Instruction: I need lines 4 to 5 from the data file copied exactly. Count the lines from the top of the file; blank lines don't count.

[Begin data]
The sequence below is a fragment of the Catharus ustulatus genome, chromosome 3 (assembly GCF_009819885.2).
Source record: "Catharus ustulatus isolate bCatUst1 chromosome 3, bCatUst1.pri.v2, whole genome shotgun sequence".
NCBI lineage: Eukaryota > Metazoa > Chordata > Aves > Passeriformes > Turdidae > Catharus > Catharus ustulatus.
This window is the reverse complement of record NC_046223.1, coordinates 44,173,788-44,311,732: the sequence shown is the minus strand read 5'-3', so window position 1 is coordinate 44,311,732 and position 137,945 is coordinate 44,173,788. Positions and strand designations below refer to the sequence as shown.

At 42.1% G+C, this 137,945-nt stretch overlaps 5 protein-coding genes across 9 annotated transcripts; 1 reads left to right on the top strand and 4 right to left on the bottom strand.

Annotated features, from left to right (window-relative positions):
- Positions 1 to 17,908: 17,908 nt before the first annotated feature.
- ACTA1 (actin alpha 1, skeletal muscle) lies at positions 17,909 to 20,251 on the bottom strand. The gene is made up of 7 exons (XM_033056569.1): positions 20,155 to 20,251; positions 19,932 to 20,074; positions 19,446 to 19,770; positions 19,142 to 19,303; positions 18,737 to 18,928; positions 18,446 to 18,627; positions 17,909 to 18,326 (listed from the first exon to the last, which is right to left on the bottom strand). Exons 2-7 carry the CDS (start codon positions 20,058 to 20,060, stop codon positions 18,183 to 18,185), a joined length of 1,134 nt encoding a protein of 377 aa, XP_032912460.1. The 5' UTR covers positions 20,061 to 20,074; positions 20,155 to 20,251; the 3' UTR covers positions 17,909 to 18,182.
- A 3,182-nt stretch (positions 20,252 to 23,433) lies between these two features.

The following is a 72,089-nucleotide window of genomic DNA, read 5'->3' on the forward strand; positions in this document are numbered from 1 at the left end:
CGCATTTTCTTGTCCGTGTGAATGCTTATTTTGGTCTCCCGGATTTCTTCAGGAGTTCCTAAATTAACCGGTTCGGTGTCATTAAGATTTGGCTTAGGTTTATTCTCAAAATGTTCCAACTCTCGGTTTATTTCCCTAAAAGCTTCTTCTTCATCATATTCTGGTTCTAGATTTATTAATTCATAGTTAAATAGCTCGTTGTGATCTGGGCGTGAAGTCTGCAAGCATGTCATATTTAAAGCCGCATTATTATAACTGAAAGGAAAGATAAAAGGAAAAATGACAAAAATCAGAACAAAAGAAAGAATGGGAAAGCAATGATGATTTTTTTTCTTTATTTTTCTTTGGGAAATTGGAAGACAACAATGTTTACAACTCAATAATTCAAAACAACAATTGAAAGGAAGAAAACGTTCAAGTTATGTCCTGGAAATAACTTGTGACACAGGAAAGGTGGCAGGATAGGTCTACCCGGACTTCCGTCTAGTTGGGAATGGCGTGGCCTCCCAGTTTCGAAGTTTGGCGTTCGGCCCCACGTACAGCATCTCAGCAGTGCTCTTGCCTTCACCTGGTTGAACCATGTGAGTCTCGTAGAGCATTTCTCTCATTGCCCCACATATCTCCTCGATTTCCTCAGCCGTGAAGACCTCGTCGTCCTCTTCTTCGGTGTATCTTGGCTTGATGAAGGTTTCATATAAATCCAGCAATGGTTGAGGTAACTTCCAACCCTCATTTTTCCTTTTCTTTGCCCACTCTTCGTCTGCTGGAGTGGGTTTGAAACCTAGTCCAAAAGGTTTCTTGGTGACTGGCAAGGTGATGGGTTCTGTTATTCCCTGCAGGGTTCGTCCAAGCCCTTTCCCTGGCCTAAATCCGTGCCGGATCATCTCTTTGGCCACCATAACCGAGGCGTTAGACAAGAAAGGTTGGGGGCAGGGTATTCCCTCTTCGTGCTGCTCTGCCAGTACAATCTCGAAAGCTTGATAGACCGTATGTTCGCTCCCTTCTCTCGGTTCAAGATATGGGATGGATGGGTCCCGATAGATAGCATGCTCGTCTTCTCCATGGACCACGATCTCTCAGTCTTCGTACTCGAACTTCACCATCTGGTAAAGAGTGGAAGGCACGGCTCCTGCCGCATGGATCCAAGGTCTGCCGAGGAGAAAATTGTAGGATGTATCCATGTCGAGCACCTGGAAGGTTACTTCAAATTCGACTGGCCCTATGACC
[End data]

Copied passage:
This window is the reverse complement of record NC_046223.1, coordinates 44,173,788-44,311,732: the sequence shown is the minus strand read 5'-3', so window position 1 is coordinate 44,311,732 and position 137,945 is coordinate 44,173,788. Positions and strand designations below refer to the sequence as shown.

At 42.1% G+C, this 137,945-nt stretch overlaps 5 protein-coding genes across 9 annotated transcripts; 1 reads left to right on the top strand and 4 right to left on the bottom strand.